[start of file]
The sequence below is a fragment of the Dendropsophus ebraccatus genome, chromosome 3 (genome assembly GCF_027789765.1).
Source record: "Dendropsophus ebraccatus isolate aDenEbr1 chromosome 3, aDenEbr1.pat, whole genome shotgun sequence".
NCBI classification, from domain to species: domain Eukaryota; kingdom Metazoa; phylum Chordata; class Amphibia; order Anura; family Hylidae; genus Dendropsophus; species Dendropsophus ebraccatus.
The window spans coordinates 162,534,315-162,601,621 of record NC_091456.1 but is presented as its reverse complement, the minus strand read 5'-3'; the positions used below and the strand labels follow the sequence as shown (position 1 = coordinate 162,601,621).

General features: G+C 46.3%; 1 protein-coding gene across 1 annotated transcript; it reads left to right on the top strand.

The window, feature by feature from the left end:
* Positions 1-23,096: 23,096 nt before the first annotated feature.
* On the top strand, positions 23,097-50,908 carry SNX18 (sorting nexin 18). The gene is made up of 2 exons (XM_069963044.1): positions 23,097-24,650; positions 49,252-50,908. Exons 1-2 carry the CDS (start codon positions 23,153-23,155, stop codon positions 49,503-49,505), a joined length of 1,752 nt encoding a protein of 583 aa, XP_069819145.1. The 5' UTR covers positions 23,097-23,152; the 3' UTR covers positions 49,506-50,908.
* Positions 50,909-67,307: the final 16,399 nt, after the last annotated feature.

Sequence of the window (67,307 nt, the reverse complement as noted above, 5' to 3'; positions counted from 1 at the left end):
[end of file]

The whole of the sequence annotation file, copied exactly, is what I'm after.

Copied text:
The sequence below is a fragment of the Dendropsophus ebraccatus genome, chromosome 3 (genome assembly GCF_027789765.1).
Source record: "Dendropsophus ebraccatus isolate aDenEbr1 chromosome 3, aDenEbr1.pat, whole genome shotgun sequence".
NCBI classification, from domain to species: domain Eukaryota; kingdom Metazoa; phylum Chordata; class Amphibia; order Anura; family Hylidae; genus Dendropsophus; species Dendropsophus ebraccatus.
The window spans coordinates 162,534,315-162,601,621 of record NC_091456.1 but is presented as its reverse complement, the minus strand read 5'-3'; the positions used below and the strand labels follow the sequence as shown (position 1 = coordinate 162,601,621).

General features: G+C 46.3%; 1 protein-coding gene across 1 annotated transcript; it reads left to right on the top strand.

The window, feature by feature from the left end:
* Positions 1-23,096: 23,096 nt before the first annotated feature.
* On the top strand, positions 23,097-50,908 carry SNX18 (sorting nexin 18). The gene is made up of 2 exons (XM_069963044.1): positions 23,097-24,650; positions 49,252-50,908. Exons 1-2 carry the CDS (start codon positions 23,153-23,155, stop codon positions 49,503-49,505), a joined length of 1,752 nt encoding a protein of 583 aa, XP_069819145.1. The 5' UTR covers positions 23,097-23,152; the 3' UTR covers positions 49,506-50,908.
* Positions 50,909-67,307: the final 16,399 nt, after the last annotated feature.

Sequence of the window (67,307 nt, the reverse complement as noted above, 5' to 3'; positions counted from 1 at the left end):